"I trusted God to be God even if I could not say who God was for sure. I trusted God to sustain the world although I could not say for sure how that happened. I trusted God to hold me and those I loved, in life and in death, without giving me one shred of conclusive evidence that it was so. While this understanding had the welcome effect of changing faith from a noun to a verb for me, it was an understanding that told me how far I had strayed from the center of my old spiritual map."
from Leaving Church, Barbara Brown Taylor
It's unclear what one is seeking when reading someone else's faith memoir. Is it understanding? A light in their own darkness? A general interest in the way God does or does not show up? Are we hoping to prove or disprove our own theories by reading a description of another befuddled heart?
For a long time I didn't read much about other's people struggles or victories with their faith. I didn't purposely avoid it, but it didn't appeal to me so I rarely picked something like that up. Then I started reading Christian blogs and made the startling (and welcome) discovery that most grown people were no longer espousing youth group theology.
Naturally, I started reading a few faith books as well. I brought Leaving Church by Barbara Brown Taylor (right now $3.79 on kindle) with me when I took a few days away alone in Palm Springs and it is one of the best faith memoirs I've ever read. I read certain paragraphs and had to put it down and pause, let those words sink in.
This, for example, which took my breath away:
"Because I was not brought up in church, I had no religious language for what happened in that golden-lit field or in any of the other woods or fields that followed it. I had no picture in my mind of a fantastic-looking old man named God who lived in a heaven above my head. I did not know to close my eyes and bow my head to speak to this God, and I certainly did not know that there was anything wrong with that field or what I experienced in it. If anyone had tried to tell me that creation was fallen or that I should care more for heaven than earth, I would have gone off to lie in the sweet grass by myself."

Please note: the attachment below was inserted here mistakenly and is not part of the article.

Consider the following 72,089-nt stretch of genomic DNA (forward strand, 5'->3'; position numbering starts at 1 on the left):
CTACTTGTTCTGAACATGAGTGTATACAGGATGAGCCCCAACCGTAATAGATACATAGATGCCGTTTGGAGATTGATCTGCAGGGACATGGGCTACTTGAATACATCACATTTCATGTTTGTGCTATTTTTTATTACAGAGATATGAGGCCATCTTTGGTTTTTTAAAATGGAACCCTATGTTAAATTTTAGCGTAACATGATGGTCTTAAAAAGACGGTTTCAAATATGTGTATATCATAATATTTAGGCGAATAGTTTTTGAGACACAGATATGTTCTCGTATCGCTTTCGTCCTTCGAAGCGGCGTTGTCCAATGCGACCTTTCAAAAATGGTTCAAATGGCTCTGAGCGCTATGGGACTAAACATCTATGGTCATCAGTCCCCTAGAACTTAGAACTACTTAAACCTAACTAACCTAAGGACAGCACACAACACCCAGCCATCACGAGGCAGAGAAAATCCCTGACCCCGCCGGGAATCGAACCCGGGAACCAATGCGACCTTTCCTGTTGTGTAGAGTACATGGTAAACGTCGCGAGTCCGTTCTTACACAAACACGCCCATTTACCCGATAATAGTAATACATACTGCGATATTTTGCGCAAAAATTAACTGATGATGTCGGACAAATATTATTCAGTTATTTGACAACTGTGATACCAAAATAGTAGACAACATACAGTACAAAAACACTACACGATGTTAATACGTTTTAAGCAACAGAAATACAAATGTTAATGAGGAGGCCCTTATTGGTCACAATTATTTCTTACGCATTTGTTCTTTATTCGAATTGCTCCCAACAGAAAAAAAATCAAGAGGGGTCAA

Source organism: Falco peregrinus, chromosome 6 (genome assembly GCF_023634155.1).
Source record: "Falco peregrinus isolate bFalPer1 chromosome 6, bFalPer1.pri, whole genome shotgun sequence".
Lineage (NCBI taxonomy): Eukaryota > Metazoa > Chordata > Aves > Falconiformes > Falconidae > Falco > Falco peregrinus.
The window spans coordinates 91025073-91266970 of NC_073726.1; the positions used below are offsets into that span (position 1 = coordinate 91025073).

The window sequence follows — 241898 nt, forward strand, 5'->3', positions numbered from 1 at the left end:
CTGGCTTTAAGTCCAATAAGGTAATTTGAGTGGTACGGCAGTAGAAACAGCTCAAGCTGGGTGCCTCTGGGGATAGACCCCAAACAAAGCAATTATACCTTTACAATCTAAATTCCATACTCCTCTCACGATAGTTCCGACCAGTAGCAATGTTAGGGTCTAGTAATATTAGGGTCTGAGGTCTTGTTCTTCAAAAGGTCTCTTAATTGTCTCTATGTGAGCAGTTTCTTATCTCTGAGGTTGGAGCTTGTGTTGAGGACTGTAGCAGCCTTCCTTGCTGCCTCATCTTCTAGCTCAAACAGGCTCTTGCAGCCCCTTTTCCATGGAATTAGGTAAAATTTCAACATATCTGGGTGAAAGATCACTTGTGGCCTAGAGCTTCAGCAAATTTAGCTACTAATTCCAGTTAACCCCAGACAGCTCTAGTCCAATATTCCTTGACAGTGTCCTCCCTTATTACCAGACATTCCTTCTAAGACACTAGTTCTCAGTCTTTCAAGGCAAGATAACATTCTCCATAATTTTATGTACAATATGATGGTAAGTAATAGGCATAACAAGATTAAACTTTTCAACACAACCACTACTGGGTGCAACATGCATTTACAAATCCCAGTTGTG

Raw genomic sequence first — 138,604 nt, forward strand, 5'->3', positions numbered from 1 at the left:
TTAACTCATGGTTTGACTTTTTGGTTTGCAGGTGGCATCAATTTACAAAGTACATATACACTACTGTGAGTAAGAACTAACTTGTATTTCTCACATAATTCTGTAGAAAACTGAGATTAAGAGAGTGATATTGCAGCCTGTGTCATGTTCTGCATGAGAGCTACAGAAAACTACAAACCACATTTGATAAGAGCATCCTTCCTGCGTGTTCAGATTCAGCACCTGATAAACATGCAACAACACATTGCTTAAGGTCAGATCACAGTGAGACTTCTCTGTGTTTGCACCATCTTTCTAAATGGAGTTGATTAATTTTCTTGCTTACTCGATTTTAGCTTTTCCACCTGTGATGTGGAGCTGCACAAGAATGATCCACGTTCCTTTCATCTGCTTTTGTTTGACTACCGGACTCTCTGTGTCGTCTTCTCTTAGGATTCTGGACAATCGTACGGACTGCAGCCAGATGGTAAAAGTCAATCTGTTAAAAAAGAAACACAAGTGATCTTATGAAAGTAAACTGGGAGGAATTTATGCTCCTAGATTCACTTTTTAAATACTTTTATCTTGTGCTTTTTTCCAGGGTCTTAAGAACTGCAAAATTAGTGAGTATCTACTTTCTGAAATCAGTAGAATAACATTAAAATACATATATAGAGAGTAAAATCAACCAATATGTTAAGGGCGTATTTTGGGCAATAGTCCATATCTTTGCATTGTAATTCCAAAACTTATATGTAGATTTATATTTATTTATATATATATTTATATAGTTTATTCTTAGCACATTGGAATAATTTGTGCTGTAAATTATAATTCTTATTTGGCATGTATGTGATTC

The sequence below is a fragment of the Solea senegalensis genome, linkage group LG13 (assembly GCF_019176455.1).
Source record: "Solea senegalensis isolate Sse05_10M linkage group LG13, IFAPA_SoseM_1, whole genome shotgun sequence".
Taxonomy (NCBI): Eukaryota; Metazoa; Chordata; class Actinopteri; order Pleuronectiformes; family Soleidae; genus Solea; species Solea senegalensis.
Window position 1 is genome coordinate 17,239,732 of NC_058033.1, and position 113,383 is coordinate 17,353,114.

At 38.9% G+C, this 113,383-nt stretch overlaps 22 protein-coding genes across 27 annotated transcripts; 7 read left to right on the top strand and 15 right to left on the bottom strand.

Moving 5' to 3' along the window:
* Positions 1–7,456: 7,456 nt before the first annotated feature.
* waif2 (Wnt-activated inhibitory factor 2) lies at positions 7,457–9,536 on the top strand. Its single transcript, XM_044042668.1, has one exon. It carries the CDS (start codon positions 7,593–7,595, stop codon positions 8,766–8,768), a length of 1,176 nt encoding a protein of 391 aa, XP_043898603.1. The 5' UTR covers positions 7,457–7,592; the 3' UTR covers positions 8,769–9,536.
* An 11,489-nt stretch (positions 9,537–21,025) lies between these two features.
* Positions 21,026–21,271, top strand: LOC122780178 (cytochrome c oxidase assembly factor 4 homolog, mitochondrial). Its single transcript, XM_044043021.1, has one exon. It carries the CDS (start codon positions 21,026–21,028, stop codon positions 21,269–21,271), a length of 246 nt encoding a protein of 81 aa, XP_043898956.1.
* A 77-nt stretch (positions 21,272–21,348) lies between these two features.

Or this about church,
"What if people were invited to come tell what they already know of God instead of to learn what they are supposed to believe? What if they were blessed for what they are doing in the world instead of chastened for not doing more at church? What if church felt more like a way station than a destination? What if the church’s job were to move people out the door instead of trying to keep them in, by convincing them that God needed them more in the world than in the church?"
I loved Leaving Church for several reasons. Brown Taylor's prose is simple and effective. She's a woman, writing from a place of authority as an Episcopal priest, yet she's approachable and unsure about some of the same things most people are. She seems wise and friendly, and in a full book sharing a story spanning years, she doesn't appear once to sell out anyone else in the telling.
Leaving Church touched me deeply. Memoir is one of my favorite genres, faith journeys not as much, especially from a stranger. I've shared this book over and over in the last few months as one of the best non-fiction I've read in awhile. I felt passionately enough about Leaving Church that I immediately purchased two of Brown Taylor's other books: An Altar In the World (also $3.79 on kindle right now, and people have told me is even better) and Learning To Walk In the Dark.
I'll leave you with this, something from Leaving Church that I think most of us relate to more than we're allowed to say:
"When my friend Matilda lay dying of Lou Gehrig’s disease, she said that she had been prepared all of her life to choose between good and evil. What no one had prepared her for, she lamented, was to choose between the good, the better, and the best—and yet this capacity turned out to be the one she most needed as she watched the sands of her life run out."
Tell me what you're reading, no matter the genre. It's my favorite subject.
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